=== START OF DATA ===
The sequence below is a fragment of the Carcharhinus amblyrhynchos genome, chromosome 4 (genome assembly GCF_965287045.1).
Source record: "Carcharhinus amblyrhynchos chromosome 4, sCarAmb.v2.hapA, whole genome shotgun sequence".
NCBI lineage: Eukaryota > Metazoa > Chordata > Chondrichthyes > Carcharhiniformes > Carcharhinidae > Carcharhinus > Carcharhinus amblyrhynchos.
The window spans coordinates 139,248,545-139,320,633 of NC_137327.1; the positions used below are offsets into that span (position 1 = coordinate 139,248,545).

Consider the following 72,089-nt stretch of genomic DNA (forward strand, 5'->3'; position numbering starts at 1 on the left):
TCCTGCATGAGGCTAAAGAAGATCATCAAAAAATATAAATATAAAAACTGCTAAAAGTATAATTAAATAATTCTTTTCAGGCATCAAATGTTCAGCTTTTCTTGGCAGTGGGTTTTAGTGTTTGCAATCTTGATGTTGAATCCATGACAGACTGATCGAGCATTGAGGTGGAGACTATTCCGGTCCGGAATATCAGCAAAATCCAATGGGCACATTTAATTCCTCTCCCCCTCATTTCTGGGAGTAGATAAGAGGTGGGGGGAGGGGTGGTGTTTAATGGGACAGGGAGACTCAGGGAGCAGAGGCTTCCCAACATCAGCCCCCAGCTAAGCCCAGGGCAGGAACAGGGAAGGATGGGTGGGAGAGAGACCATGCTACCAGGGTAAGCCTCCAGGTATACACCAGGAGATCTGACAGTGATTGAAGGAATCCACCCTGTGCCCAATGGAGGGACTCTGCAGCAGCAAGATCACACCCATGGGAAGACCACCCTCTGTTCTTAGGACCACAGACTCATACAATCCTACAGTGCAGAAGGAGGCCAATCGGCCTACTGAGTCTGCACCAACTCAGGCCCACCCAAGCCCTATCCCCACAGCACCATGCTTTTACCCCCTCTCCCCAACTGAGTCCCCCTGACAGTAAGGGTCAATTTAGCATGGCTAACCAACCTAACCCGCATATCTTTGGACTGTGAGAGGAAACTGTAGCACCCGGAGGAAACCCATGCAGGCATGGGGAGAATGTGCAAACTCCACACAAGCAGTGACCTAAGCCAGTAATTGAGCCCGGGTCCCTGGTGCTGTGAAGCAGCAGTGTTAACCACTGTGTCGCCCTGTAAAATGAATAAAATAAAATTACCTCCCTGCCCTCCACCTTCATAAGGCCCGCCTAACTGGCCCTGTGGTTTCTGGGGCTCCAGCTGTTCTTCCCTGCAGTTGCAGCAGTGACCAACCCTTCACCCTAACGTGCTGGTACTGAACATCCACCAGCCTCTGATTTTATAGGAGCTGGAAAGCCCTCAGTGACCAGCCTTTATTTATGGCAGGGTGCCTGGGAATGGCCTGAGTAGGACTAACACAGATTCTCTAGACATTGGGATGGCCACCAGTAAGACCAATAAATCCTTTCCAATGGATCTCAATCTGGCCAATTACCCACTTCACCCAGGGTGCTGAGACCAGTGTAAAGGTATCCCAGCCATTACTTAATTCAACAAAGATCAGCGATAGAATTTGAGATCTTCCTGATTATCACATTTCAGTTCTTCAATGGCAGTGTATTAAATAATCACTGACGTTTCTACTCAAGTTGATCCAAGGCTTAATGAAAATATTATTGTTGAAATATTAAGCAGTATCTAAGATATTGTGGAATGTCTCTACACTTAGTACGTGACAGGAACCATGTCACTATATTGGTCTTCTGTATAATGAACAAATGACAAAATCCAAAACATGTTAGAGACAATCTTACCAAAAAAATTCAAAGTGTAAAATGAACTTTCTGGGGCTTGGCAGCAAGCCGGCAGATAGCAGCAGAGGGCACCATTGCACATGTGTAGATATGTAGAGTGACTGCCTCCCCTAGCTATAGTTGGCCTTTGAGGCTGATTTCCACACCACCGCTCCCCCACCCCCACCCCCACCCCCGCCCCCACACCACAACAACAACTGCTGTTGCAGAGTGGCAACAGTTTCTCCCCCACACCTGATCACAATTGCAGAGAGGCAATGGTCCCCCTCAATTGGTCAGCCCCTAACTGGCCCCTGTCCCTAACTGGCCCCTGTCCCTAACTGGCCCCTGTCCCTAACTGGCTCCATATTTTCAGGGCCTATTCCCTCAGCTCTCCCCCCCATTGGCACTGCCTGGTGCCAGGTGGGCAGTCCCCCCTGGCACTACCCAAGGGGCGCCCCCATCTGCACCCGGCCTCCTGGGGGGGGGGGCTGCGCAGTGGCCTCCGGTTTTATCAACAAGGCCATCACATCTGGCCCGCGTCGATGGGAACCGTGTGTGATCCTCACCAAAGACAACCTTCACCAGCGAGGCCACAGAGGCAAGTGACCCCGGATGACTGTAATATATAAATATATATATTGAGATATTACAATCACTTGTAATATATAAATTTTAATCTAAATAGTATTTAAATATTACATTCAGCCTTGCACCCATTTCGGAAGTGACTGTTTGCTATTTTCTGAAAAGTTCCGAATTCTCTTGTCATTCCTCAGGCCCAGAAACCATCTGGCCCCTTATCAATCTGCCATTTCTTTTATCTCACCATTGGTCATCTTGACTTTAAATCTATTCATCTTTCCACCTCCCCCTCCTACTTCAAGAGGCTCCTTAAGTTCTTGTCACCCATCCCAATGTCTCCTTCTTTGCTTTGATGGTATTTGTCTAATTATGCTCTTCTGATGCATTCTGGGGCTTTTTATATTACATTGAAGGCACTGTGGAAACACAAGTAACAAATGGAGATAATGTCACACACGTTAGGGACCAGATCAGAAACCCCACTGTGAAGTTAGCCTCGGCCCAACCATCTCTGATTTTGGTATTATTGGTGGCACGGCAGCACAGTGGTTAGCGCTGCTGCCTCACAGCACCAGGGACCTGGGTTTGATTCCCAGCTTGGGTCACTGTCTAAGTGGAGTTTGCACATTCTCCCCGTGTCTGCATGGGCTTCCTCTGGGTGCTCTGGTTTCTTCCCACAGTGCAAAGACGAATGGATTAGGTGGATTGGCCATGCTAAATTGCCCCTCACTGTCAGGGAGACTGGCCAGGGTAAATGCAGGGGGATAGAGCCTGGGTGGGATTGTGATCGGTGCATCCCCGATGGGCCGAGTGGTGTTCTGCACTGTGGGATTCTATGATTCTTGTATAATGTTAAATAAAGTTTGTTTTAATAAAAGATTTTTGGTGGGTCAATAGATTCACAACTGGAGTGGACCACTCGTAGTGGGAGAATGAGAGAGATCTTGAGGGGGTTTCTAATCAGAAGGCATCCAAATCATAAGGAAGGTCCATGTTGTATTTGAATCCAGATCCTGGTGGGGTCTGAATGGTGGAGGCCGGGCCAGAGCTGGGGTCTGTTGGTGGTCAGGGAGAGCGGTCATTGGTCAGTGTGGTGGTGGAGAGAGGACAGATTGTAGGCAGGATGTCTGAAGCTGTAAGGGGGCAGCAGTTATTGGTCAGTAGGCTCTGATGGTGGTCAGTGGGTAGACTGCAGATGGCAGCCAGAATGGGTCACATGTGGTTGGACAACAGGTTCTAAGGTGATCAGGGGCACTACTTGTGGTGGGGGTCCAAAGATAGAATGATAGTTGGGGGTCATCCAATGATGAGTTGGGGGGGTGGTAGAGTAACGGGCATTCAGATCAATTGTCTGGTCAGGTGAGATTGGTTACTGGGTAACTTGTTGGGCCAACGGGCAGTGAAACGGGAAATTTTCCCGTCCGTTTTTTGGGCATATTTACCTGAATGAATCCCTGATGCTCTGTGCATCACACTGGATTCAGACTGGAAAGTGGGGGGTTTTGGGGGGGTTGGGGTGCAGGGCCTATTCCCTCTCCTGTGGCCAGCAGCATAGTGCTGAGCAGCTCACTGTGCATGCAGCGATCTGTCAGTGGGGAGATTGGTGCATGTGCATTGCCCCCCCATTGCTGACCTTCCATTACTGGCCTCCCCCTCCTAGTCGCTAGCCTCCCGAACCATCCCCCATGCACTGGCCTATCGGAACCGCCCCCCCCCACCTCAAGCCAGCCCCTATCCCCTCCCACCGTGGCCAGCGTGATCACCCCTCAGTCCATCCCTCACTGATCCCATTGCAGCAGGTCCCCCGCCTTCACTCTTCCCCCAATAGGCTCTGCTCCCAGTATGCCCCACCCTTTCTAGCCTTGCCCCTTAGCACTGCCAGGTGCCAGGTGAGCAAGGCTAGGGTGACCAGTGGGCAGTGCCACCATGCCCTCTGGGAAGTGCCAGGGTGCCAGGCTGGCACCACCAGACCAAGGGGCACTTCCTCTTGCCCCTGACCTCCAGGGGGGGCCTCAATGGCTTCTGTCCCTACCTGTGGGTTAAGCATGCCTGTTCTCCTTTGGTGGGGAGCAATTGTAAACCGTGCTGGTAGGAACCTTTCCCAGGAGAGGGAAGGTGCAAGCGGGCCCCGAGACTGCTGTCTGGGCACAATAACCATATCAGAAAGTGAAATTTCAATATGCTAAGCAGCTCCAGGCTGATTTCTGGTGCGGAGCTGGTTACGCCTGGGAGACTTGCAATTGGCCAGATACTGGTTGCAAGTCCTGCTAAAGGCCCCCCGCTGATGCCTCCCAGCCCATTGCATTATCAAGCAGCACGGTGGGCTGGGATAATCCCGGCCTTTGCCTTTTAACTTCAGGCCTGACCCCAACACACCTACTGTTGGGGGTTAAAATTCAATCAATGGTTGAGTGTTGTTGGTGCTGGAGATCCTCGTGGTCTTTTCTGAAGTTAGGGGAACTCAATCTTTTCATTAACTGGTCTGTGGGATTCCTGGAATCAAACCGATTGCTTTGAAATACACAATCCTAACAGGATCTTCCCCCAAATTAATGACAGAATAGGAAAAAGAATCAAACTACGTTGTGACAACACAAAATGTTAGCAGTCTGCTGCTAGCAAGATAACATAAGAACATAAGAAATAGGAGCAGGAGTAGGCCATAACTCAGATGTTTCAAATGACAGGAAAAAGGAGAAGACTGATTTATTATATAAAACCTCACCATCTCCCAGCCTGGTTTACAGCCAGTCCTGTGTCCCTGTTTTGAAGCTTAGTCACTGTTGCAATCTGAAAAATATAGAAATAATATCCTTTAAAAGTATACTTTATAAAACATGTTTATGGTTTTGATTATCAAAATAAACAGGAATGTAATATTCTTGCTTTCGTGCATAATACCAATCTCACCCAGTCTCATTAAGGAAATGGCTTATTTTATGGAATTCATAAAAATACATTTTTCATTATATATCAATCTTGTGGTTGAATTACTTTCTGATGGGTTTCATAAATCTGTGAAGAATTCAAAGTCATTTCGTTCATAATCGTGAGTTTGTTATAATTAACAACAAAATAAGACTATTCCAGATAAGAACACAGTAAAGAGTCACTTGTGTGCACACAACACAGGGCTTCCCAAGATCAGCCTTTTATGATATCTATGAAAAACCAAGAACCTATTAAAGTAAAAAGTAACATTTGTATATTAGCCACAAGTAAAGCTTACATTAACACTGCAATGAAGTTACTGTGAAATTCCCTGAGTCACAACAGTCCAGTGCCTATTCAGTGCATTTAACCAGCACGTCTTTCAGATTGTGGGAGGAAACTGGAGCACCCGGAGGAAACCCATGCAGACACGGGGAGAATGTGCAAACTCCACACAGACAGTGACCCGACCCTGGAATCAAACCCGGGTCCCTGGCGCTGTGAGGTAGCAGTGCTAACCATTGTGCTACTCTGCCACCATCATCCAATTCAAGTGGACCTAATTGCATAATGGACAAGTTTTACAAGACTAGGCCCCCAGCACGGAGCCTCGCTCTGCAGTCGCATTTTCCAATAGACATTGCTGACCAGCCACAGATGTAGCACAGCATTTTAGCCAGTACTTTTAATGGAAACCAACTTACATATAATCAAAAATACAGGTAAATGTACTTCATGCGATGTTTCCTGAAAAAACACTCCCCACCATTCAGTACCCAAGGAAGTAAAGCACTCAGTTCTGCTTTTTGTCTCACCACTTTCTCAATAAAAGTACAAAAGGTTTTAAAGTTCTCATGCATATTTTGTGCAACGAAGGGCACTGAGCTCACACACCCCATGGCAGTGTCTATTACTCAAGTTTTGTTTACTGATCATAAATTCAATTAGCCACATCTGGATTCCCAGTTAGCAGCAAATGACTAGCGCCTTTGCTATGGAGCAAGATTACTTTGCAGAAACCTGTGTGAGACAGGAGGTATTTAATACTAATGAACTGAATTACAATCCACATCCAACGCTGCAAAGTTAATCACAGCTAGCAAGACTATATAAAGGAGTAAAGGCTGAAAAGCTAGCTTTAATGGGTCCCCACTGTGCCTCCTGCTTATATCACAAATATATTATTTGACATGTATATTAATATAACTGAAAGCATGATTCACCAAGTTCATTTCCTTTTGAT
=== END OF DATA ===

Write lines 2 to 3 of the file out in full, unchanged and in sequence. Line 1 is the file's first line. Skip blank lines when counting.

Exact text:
Source record: "Carcharhinus amblyrhynchos chromosome 4, sCarAmb.v2.hapA, whole genome shotgun sequence".
NCBI lineage: Eukaryota > Metazoa > Chordata > Chondrichthyes > Carcharhiniformes > Carcharhinidae > Carcharhinus > Carcharhinus amblyrhynchos.